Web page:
WILLIAMSTOWN, Mass., Dec. 6, 2006 -- Professor William Wootters is to be honored for his outstanding achievements in physics, not once, but twice in the academic year, by The American Physical Society and by the International Organization for Quantum Communication, Measurement and Computing.
Bill WoottersIn recognition of his pioneering work in quantum theory, the International Organization for Quantum Communication, Measurement and Computing in collaboration with Tamagawa University, bestowed its 2006 International Quantum Communications Award on Wootters at a ceremony in Tsukuba, Japan, Dec. 2. The award is given every two years at the International Conference on Quantum Communication, Measurement, and Computing.
Wootters is the Barclay Jermain Professor of Natural Philosophy at Williams College. His research specialty, quantum information theory, is the study of information stored or processed in objects that must be described by quantum mechanics, such as individual atoms. Information stored in quantum systems behaves very differently from ordinary information. It cannot, for example, be copied perfectly. Despite these restrictions, this ghostly sort of information could be of great value in "quantum computation" and "quantum cryptography."
Wootters' work on "teleportation" of quantum information has been widely cited in both the scientific and popular press. While his own work is at the most basic and theoretical level, other scientists around the world are seeking to bring these ideas to practical fruition.
Wootters will be awarded The American Physical Society (APS) Prize to a Faculty Member for Research in an Undergraduate Institution at a ceremony in Denver, Co. in March. The prize is the highest national award of its kind. It is given annually to honor a physicist recognized as contributing substantially to physics research and providing inspirational guidance and encouragement to undergraduate students participating in this research.
The APS cited Wootters "for his pioneering work on quantum teleportation, his widely cited contributions to quantum information theory, and his prolific engagement of undergraduate students in this research at the foundation of quantum mechanics."
Physics Department Chair Kevin Jones commented, "Bill Wootters is remarkable for his skill in weaving his teaching and research interests together. He has a knack for identifying interesting problems, is able to explain them clearly and precisely, and then engage beginning researchers in their solution."
In a recent interview Wootters was asked about doing physics research at a small institution like Williams College. "I think both theory and experiment can thrive at an undergraduate institution," he said, "adding that quantum information theory is particularly suitable for this setting because the problems are never very far removed from elementary quantum mechanics." He referred to a metaphor that emerged from a 2003 workshop on theoretical physics research at liberal arts colleges: one can look for good problems "near the trunk" of the discipline as opposed to looking at the ends of the longest branches.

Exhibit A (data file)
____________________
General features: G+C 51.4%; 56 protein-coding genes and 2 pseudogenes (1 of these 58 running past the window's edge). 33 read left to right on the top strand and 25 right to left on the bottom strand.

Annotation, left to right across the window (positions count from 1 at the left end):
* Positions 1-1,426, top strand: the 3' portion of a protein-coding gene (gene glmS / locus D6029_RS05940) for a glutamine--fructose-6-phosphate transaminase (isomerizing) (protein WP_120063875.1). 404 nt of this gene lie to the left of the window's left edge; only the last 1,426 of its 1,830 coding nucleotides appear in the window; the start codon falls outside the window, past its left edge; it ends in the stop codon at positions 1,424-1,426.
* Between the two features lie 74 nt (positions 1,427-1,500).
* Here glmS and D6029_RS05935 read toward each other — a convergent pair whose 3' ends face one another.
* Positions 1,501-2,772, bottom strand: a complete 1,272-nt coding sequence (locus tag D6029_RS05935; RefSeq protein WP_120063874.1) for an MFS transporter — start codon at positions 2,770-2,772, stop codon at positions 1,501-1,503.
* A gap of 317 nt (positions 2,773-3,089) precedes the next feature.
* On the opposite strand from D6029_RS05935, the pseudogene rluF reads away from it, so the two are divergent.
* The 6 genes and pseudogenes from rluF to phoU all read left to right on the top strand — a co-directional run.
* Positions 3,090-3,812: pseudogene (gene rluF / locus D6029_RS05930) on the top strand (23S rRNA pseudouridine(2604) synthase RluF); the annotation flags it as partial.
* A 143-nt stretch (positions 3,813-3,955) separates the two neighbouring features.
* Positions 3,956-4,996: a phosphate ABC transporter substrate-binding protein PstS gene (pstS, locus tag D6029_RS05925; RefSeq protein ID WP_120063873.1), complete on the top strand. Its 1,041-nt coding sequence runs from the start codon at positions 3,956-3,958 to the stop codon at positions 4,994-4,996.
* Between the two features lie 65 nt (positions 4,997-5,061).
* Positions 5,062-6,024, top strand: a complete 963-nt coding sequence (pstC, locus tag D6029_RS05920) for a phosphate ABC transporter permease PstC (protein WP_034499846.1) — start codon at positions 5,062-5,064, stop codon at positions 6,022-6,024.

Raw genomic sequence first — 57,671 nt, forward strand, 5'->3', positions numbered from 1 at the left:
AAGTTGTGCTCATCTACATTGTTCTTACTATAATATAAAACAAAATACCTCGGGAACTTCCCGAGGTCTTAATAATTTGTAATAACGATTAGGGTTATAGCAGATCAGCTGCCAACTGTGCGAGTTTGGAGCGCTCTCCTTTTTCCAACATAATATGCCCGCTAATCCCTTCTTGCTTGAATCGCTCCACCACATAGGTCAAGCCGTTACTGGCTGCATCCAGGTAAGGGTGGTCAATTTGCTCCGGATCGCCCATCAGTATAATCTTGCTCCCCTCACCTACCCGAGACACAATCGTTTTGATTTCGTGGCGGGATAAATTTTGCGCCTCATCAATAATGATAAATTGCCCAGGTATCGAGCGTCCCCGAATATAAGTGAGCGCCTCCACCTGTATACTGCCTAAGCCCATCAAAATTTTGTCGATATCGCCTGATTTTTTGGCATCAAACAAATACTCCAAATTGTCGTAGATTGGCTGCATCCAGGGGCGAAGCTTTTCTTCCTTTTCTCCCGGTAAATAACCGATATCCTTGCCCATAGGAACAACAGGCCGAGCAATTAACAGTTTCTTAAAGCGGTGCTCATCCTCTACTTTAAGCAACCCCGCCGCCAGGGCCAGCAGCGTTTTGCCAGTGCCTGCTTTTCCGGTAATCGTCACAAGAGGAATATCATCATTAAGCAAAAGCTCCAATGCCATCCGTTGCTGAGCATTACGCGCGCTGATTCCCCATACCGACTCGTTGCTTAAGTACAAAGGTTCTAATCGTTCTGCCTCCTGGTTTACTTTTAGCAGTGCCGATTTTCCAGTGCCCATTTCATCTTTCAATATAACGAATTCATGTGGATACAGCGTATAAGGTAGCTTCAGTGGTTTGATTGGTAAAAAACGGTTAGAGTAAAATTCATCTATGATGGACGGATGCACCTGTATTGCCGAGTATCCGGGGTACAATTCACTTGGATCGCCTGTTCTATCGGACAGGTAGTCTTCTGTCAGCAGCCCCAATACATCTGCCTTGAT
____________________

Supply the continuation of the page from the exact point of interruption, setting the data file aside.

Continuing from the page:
Wootters has been at Williams since 1982 and teaches courses that range from those intended for non-science majors to the most advanced upper level tutorials. With mathematician Susan Loepp he teaches a highly successful interdisciplinary course called "Protecting Information." He and his students have published in prestigious scientific journals, including Physical Review Letters.
In 2000, he was elected as a fellow of the APS for his "contributions on the foundations of quantum mechanics and groundbreaking work in quantum information and communications theory." Wootters received his B.S. from Stanford University in 1973 and his Ph.D. from the University of Texas at Austin in 1980.
The American Physical Society has been the leading voice for the advancement and diffusion of physics nationally and internationally for over 100 years. The APS publishes major scientific journals such as the Physical Review.
This is the 20th year of the QCMC, organized by the National Institute on Information and Communications Technology (NICT). The NICT is a Japanese-based organization seeking to advance both national and international scientific understanding. Its goals include the development of technology to strengthen the economy, health, and the environment.
Williams College is consistently ranked one of the nation's top liberal arts colleges. The college's 2,000 students are taught by a faculty noted for the quality of their teaching and research, and the achievement of academic goals includes active participation of students with faculty in this research. Students' educational experience is enriched by the residential campus environment, which provides a host of opportunities for interaction with one another and with faculty beyond the classroom. Admission decisions are made regardless of a student's financial ability, and the college provides grants and other assistance to meet the demonstrated needs of all who are admitted. Founded in 1793, it is the second oldest institution of higher learning in Massachusetts. The college is located in Williamstown, Mass. To visit the college on the Internet: http://www.